The cycle of abuse and trauma
When it comes to the recovery process following an abusive relationship, I advise my clients, first and foremost, it’s far from pretty! The recovery process is ugly and dark; however, there is a light and end of the tunnel. A world at your fingertips waiting for you to heal and recreate your life.
BEHIND CLOSED DOORS
I never imagined I would be “that girl,” the woman living a lie. The same man who loved me was the man who tormented me emotionally. Domestic abuse exists in all social classes; it’s not a poor, ethnic issue. I was a suburban, middle-class, stay-at-home mother, the room mom — a regular Suzy Homemaker as far as outsiders could tell. What nobody knew was my husband at the time was a high-functioning alcoholic who, over the years, tore apart every ounce of my self-worth.
I thought this was “normal”
It didn’t happen overnight, and it wasn’t a one-two punch to the face. It was subtle, to the point I wasn’t even aware of what he was doing — but a feeling began to overtake me; the vibe was slowly destroying me. He was a good guy to everyone, down-to-earth, super-smart, and talented with carpentry. He loved a project; it kept him busy — it helped keep his mind occupied and focused. He would come home from work and pop the cap off a bottle, and I truly thought nothing of it. Isn’t it normal for men to kick a few back after a hard day’s work? I was a stay-at-home mother to our son. I, like most women, spent the days cleaning, playing, planning, and cooking. When I look back on our relationship, I now recognize that the comments about my weight or the crappy meal I prepared were subtle words of abuse that used to break me down.
Dr. Jekyll and Mr. Hyde
He would plant a kiss on my forehead every morning on his way out the door. Come 3:30 p.m.; he’d roll into the driveway, work boots pounding up the backstairs, and have his first cold one in hand by 3:40 p.m. His daily routine was comprised of two very different people. There was the hard-working, fun-loving man I married, and then there was the rage-filled person 7-8 beers in. His personality would flip like a switch. “How’s your day?” “What’s for dinner?” chitchat would morph into whipping his cold plate of food in the sink with “How the hell am I supposed to eat this garbage?” I felt like I was living with Dr. Jekyll and Mr. Hyde; I never knew who I would encounter anymore. Over time, I could tell when he was stepping into his Hyde character. His posture would change, his jaw would clench, he would pace. He spent most of his evenings in the garage and would come in around 9 p.m. when the household turned in for the night. He would rummage through the fridge looking for his dinner; I could hear muttering from the kitchen. “My dinner isn’t warm,” “How the hell am I supposed to eat this?” with the clinking sound of his dish hitting the sink. He would storm through the house on the phone, ordering dinner from some local restaurant. Most of the time, I bit my tongue and ignored him; other times, I would dig right in, like a coyote lunging at its prey.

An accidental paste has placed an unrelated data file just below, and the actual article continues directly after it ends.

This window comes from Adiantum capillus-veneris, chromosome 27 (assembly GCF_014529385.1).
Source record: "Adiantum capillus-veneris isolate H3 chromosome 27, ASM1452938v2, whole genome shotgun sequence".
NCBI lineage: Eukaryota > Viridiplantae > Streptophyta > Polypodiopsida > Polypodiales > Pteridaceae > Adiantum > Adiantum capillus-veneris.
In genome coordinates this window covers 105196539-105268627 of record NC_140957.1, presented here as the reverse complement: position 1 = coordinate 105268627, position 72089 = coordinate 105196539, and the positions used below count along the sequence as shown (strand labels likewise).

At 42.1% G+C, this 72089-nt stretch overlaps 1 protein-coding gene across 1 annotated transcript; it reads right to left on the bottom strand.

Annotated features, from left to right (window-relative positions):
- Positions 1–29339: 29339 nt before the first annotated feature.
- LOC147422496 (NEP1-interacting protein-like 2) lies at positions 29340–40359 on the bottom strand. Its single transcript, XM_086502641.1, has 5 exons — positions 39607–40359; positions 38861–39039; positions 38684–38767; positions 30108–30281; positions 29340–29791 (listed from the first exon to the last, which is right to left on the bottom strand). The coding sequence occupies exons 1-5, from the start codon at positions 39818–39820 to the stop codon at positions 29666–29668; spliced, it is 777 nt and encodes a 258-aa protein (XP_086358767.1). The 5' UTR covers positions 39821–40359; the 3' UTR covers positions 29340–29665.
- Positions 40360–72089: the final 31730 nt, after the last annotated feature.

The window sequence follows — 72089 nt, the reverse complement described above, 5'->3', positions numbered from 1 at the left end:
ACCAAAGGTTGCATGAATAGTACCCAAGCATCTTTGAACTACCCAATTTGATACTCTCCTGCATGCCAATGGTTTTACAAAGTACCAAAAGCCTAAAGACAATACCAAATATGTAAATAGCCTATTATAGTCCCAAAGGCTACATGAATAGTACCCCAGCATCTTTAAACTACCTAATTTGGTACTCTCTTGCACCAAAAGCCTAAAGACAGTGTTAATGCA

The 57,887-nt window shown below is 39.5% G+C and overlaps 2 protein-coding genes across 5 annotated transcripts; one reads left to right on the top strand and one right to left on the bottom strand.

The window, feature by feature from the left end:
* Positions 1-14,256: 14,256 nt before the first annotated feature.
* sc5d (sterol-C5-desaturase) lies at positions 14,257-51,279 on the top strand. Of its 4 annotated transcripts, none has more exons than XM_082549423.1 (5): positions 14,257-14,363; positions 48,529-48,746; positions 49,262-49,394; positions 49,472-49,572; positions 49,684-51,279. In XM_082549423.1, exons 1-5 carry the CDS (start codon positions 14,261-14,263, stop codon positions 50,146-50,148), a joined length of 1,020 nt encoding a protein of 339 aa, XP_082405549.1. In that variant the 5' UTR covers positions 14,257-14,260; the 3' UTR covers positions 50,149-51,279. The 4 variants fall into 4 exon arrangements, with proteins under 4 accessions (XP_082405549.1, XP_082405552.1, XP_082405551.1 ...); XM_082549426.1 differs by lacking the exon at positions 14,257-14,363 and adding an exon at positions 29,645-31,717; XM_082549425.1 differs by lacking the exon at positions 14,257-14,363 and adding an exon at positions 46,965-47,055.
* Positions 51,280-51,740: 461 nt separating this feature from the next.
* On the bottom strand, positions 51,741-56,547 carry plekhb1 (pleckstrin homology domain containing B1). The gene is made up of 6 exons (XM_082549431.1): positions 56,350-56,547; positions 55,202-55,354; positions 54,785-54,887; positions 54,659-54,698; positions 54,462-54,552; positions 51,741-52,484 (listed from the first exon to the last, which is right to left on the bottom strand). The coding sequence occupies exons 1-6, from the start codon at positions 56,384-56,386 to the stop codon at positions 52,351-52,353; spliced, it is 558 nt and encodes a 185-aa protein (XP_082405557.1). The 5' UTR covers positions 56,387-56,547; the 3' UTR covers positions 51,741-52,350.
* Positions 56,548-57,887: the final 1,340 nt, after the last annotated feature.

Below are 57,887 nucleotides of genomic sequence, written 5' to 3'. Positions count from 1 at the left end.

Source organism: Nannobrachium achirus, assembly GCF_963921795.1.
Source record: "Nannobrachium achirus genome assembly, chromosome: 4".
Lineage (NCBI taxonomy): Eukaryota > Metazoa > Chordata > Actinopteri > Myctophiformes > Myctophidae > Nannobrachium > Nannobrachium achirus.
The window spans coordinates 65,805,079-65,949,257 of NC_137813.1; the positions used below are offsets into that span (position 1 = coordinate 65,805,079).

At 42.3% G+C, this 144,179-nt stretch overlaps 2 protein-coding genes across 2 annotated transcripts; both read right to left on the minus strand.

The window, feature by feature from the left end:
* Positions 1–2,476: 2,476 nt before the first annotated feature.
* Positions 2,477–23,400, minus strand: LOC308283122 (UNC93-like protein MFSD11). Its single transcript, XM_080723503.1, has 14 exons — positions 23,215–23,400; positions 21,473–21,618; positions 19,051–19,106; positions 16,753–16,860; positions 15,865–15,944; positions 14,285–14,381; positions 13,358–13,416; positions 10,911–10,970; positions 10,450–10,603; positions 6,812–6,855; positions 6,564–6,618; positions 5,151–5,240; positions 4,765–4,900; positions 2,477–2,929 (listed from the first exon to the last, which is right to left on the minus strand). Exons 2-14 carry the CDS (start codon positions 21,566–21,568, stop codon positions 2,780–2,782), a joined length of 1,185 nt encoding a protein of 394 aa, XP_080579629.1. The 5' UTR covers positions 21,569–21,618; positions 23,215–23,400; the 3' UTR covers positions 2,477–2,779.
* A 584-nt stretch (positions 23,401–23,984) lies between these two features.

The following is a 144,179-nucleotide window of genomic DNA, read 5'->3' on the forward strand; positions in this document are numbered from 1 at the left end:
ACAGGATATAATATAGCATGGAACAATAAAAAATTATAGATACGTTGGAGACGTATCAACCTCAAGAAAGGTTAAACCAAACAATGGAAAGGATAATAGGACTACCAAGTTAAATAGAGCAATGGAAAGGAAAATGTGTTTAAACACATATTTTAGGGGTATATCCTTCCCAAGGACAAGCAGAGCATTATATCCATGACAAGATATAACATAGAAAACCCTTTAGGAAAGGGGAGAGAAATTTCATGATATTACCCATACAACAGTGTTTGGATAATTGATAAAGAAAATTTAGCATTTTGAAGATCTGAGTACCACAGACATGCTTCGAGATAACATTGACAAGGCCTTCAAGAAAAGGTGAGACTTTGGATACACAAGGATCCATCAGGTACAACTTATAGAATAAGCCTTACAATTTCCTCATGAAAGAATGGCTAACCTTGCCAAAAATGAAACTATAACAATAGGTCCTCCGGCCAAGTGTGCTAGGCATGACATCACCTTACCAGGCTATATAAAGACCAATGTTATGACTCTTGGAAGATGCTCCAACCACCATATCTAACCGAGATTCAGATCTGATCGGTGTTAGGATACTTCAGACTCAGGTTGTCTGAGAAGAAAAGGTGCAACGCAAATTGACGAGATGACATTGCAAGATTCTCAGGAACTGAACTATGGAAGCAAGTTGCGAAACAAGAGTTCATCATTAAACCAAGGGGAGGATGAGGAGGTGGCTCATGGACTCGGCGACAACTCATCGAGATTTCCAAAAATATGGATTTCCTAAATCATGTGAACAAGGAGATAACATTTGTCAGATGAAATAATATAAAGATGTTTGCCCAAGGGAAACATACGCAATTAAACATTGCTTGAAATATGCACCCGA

The cycle of abuse
He set the foundation for the rest of our marriage. Alcohol fueled the home with angry outbursts. Over the 11-year marriage, he destroyed my self-esteem and told me I would fall on my face if I ever left him. He controlled our finances. My name was not on any of the vehicles; at one point, he attempted to take my name off our mortgage. I had no chance of getting out. Finally, my very close friends and family were aware of our situation. I was attending Al-Anon meetings and had a therapist. My husband made it very difficult to gain anything financially. I saved my allowance, and when I worked part-time, I used my earnings to pay for child care and gas. I was literally at the end of my rope and grasped onto the only thing I had left: prayer.
“The plan”-long road to recovery
Prayer was my escape. I had to detach myself emotionally from him to work on myself. I read every self-help book out there and listened to every YouTube self-empowerment video I could find. It took some years before I even made my exit strategy, eventually leaving him. I learned your abuser would come back strong and attempt to rope you back in. He tried every trick in the book, but I stuck to my guns once I committed to leaving. When he recognized his failed attempts, his rage grew wild, threatening my well-being and safety. As a transformational coach and reiki practitioner, I am vocal about my clients’ struggles; we walk away in pieces, never really whole again.
There is a light at the end of the tunnel
The years I spent regaining my self-confidence opened my eyes to my own resilience and strength. It prepared me for the next chapter in my life, and even though I couldn’t see the light at the end of the tunnel, I had my faith to rely on during the uncertain times ahead. If you walk away with one thing from this article, it’s the resiliency of women. We all have the capability to reclaim our personal power, confidence, and strength to reimagine and create the life we are meant to live. It takes time and the will to want change.